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Arleigh Kraker ’21 and Molly Schul ’21
Arleigh Kraker ’21 and Molly Schul ’21 applied their knowledge of psychology to build an educational curriculum about sexual harassment and assault prevention. The pair focused on social learning theory and used their understanding to explain both bystander intervention (positive) and violence (negative). Assistant Professor of Psychology Susan Long guided the two through their research, ultimately leading them to present at a leadership workshop for the nonprofit organization Up2Us.
Q. How do you think this experience will impact your future?
Kraker: My research project has introduced me to a new side of psychology that I am passionate about now. My research will open doors to internships and jobs that I may not have had access to if I had not been part of the Richter program and worked with Professor Long.
Schul: I have always known that I wanted to major in psychology, so through this research I have been able to take my interest to another level by performing research in the field. Also, by working in such a specific area of psychology—in this case, clinical psychology—I’ve gained insight into one direction in which I can take my degree. Working in a lab has inspired me to consider new career paths to take as a psychology major.
Q. What’s it like working together with a professor?
Kraker: Working with a professor makes the experience extremely personalized. She always asks my partner and I for feedback, which makes us feel more involved. The professors are very dedicated to making sure the students get the most out of the opportunity that we possibly can, and they are able to focus all their energy on their Richter Scholars. It’s an amazing opportunity to get hands-on research experience with a professor as a rising sophomore.
Schul: The relationship you develop with your professor during Richter is so different from the relationship you develop in the classroom. The environment where we work is very laid-back and personal. You are performing the research with a team. You learn new things together through the process and share equally important ideas. It’s also really great getting to see your professor outside of a professional setting, where conversations can be more casual. Our meetings always end up getting sidetracked, whether it’s because we’re discussing our favorite movies or because Professor Long has a new cute video of her daughter to show us. It’s always a fun time.
Q. What was your favorite part of the Richter Scholar Program?
Kraker: Meeting new people who I may not have met if it weren’t for the Richter Scholar program and exploring the area with them was my favorite part of the program! It was fun to go to places like the beach, downtown Lake Forest, and Chicago.
Schul: Besides being able to perform exciting new research, my favorite part of the Richter Scholar Program was the free time I spent with my roommates and fellow Richter scholars. While we do work a lot during the day, there often isn’t that much to complete outside of lab time, especially on the weekends. Instead of needing to do homework, we spent our free time in downtown Lake Forest, at the beach, or even in Chicago. I had so much more time to explore the area than I did during the school year, plus the weather was great!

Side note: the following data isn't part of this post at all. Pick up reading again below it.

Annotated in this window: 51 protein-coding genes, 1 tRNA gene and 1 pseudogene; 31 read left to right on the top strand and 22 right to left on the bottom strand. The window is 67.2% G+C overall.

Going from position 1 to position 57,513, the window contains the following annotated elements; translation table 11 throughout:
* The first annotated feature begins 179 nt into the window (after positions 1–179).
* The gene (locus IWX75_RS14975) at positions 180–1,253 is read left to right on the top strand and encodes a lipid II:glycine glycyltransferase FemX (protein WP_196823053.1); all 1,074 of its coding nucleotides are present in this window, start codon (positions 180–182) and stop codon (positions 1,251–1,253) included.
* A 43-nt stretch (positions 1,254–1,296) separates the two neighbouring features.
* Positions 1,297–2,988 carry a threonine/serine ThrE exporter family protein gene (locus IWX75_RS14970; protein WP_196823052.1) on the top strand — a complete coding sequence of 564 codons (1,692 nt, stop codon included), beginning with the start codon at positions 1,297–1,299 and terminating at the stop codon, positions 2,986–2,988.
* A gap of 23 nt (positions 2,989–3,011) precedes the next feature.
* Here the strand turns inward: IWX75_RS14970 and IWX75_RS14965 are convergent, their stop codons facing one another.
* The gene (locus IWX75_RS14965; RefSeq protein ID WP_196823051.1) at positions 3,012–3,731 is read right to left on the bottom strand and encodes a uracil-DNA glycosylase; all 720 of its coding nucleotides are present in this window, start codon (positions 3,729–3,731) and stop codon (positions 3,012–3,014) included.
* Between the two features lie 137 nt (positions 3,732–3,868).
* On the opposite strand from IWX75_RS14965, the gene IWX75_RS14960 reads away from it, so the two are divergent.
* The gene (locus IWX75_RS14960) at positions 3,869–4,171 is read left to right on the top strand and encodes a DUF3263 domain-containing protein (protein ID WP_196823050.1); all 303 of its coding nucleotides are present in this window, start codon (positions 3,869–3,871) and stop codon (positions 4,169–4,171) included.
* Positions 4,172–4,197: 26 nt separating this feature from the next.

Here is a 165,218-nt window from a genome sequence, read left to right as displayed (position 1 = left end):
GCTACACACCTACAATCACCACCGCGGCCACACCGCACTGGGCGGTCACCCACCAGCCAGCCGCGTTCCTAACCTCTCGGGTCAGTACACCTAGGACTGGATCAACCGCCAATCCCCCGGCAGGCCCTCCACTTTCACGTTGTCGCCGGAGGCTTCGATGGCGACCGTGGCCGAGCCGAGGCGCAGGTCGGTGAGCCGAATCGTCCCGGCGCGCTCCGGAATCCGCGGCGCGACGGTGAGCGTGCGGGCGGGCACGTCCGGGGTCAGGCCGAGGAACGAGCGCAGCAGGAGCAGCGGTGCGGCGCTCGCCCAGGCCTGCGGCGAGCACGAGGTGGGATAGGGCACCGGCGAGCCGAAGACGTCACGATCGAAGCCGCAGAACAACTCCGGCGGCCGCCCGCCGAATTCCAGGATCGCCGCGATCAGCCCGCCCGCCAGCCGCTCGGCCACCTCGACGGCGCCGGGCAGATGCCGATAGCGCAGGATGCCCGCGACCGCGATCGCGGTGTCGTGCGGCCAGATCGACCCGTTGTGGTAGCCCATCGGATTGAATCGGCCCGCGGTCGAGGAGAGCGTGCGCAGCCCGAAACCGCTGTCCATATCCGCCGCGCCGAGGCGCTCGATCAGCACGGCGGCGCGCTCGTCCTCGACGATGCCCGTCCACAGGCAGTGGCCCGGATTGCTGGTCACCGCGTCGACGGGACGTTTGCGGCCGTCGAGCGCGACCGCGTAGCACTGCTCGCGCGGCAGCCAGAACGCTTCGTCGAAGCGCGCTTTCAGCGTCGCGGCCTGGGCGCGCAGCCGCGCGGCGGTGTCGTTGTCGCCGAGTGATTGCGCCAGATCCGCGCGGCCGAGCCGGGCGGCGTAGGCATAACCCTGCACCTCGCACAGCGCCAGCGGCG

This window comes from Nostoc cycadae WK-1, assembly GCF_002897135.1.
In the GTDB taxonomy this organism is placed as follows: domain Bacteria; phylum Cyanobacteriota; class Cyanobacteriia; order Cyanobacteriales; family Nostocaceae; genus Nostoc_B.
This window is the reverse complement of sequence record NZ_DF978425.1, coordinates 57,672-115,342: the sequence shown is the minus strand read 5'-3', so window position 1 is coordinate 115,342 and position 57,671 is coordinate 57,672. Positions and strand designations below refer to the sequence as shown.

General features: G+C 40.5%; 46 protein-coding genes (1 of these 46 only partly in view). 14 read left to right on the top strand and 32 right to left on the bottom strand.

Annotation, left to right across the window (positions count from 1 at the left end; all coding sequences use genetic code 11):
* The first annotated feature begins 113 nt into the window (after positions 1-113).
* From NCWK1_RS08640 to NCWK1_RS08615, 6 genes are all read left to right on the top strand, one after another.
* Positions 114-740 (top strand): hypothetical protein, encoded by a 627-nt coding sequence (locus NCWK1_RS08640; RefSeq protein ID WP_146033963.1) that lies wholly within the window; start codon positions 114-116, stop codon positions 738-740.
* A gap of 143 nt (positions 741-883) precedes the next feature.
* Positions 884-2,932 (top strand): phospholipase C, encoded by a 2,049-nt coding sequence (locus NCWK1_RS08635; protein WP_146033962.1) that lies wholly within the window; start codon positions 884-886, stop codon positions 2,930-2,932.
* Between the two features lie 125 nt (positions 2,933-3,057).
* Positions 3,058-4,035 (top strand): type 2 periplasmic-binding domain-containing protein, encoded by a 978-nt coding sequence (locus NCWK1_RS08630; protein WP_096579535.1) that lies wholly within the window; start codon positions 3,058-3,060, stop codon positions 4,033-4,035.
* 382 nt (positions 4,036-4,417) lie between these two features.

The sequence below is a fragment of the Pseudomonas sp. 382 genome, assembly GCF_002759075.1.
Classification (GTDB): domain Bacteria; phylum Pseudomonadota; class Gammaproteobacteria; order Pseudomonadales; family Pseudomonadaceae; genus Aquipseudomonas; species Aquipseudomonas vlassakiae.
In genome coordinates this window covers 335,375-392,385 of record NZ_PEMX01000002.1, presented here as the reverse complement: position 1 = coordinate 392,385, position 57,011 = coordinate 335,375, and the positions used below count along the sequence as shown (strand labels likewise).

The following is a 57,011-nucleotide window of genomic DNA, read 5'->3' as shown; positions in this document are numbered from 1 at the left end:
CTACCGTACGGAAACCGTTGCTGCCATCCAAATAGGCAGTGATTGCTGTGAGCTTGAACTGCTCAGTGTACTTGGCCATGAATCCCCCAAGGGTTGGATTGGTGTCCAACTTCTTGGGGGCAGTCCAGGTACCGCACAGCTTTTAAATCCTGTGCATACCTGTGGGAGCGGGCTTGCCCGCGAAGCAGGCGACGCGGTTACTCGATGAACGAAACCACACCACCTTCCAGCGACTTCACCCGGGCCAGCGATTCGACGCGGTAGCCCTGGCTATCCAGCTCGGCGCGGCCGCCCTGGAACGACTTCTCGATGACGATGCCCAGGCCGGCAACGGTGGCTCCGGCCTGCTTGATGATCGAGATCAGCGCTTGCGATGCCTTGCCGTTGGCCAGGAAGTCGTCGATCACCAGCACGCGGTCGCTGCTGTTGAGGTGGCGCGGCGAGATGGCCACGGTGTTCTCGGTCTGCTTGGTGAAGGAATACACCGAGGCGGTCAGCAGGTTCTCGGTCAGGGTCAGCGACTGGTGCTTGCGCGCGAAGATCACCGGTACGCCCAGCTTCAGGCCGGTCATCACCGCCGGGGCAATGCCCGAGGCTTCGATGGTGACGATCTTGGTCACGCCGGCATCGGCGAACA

Q. What did you learn about yourself this summer during the program?
Kraker: I learned that I am more interested in research than I initially thought I was. It also opened my eyes to the fact that using my psychology major to help victims of sexual assault may be something I’m interested in pursuing in the future.
Schul: I learned how important my ideas are, even to those who are much more experienced than I am. Something I really liked about being able to work one-on-one with a professor was the fact that I always had opportunities to share my opinions and ideas on the topic at hand. It can often be intimidating to share ideas with professors because they have studied the topic so much more than you have, but as Professor Long said, it’s important for any researcher to have a set of fresh eyes to look at information. She helped me recognize that even though she has been researching these topics much longer than I have, there are still things for her to learn and consider that I may know better than she does. One topic we focused on was post-traumatic growth, which she didn’t have any background knowledge on. She assigned me an article about it to read, and the next day I taught the concept to her. It was a great way to show us that we were all on the same page about many things, and that experience in the field doesn’t necessarily mean you’re an expert at it. I loved the fact that the lab group could all learn new things together.
—By Sangjun Hornewer ’20